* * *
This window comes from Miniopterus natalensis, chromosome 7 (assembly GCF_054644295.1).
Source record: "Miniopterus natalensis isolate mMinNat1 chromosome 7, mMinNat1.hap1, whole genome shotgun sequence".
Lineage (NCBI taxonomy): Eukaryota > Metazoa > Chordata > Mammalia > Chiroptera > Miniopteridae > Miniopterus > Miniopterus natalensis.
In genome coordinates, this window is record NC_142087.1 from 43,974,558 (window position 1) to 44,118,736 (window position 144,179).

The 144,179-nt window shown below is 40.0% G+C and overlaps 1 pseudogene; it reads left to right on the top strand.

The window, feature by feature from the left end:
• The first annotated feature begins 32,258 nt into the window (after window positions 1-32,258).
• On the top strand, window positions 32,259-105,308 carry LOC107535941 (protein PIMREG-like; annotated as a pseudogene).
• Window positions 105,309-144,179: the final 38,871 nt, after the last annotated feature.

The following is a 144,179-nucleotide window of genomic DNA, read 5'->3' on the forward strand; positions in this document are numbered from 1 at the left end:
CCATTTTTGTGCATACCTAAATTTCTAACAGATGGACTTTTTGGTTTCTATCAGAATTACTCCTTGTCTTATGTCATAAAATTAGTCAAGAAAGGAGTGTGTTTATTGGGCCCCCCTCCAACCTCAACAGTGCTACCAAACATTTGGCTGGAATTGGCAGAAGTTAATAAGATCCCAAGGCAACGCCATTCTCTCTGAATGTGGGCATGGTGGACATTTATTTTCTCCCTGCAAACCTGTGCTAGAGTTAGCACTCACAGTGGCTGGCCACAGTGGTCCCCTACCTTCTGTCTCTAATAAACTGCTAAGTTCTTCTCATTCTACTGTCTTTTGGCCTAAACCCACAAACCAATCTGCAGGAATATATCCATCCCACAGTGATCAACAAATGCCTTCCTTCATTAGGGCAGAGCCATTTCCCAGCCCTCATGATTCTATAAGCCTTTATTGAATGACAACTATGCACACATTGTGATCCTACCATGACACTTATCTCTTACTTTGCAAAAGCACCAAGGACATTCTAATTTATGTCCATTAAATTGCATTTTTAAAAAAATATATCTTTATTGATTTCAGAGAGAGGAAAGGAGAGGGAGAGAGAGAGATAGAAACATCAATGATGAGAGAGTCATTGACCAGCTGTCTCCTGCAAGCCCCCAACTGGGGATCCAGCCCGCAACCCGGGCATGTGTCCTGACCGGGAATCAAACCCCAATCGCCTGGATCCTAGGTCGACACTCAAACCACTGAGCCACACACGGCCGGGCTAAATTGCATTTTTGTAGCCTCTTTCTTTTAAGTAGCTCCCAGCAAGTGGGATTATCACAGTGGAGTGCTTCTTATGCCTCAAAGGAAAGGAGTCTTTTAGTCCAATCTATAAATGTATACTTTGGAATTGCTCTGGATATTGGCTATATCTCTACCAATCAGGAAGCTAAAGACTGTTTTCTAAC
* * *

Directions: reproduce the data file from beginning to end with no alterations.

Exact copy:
This window comes from Miniopterus natalensis, chromosome 7 (assembly GCF_054644295.1).
Source record: "Miniopterus natalensis isolate mMinNat1 chromosome 7, mMinNat1.hap1, whole genome shotgun sequence".
Lineage (NCBI taxonomy): Eukaryota > Metazoa > Chordata > Mammalia > Chiroptera > Miniopteridae > Miniopterus > Miniopterus natalensis.
In genome coordinates, this window is record NC_142087.1 from 43,974,558 (window position 1) to 44,118,736 (window position 144,179).

The 144,179-nt window shown below is 40.0% G+C and overlaps 1 pseudogene; it reads left to right on the top strand.

The window, feature by feature from the left end:
• The first annotated feature begins 32,258 nt into the window (after window positions 1-32,258).
• On the top strand, window positions 32,259-105,308 carry LOC107535941 (protein PIMREG-like; annotated as a pseudogene).
• Window positions 105,309-144,179: the final 38,871 nt, after the last annotated feature.

The following is a 144,179-nucleotide window of genomic DNA, read 5'->3' on the forward strand; positions in this document are numbered from 1 at the left end:
CCATTTTTGTGCATACCTAAATTTCTAACAGATGGACTTTTTGGTTTCTATCAGAATTACTCCTTGTCTTATGTCATAAAATTAGTCAAGAAAGGAGTGTGTTTATTGGGCCCCCCTCCAACCTCAACAGTGCTACCAAACATTTGGCTGGAATTGGCAGAAGTTAATAAGATCCCAAGGCAACGCCATTCTCTCTGAATGTGGGCATGGTGGACATTTATTTTCTCCCTGCAAACCTGTGCTAGAGTTAGCACTCACAGTGGCTGGCCACAGTGGTCCCCTACCTTCTGTCTCTAATAAACTGCTAAGTTCTTCTCATTCTACTGTCTTTTGGCCTAAACCCACAAACCAATCTGCAGGAATATATCCATCCCACAGTGATCAACAAATGCCTTCCTTCATTAGGGCAGAGCCATTTCCCAGCCCTCATGATTCTATAAGCCTTTATTGAATGACAACTATGCACACATTGTGATCCTACCATGACACTTATCTCTTACTTTGCAAAAGCACCAAGGACATTCTAATTTATGTCCATTAAATTGCATTTTTAAAAAAATATATCTTTATTGATTTCAGAGAGAGGAAAGGAGAGGGAGAGAGAGAGATAGAAACATCAATGATGAGAGAGTCATTGACCAGCTGTCTCCTGCAAGCCCCCAACTGGGGATCCAGCCCGCAACCCGGGCATGTGTCCTGACCGGGAATCAAACCCCAATCGCCTGGATCCTAGGTCGACACTCAAACCACTGAGCCACACACGGCCGGGCTAAATTGCATTTTTGTAGCCTCTTTCTTTTAAGTAGCTCCCAGCAAGTGGGATTATCACAGTGGAGTGCTTCTTATGCCTCAAAGGAAAGGAGTCTTTTAGTCCAATCTATAAATGTATACTTTGGAATTGCTCTGGATATTGGCTATATCTCTACCAATCAGGAAGCTAAAGACTGTTTTCTAAC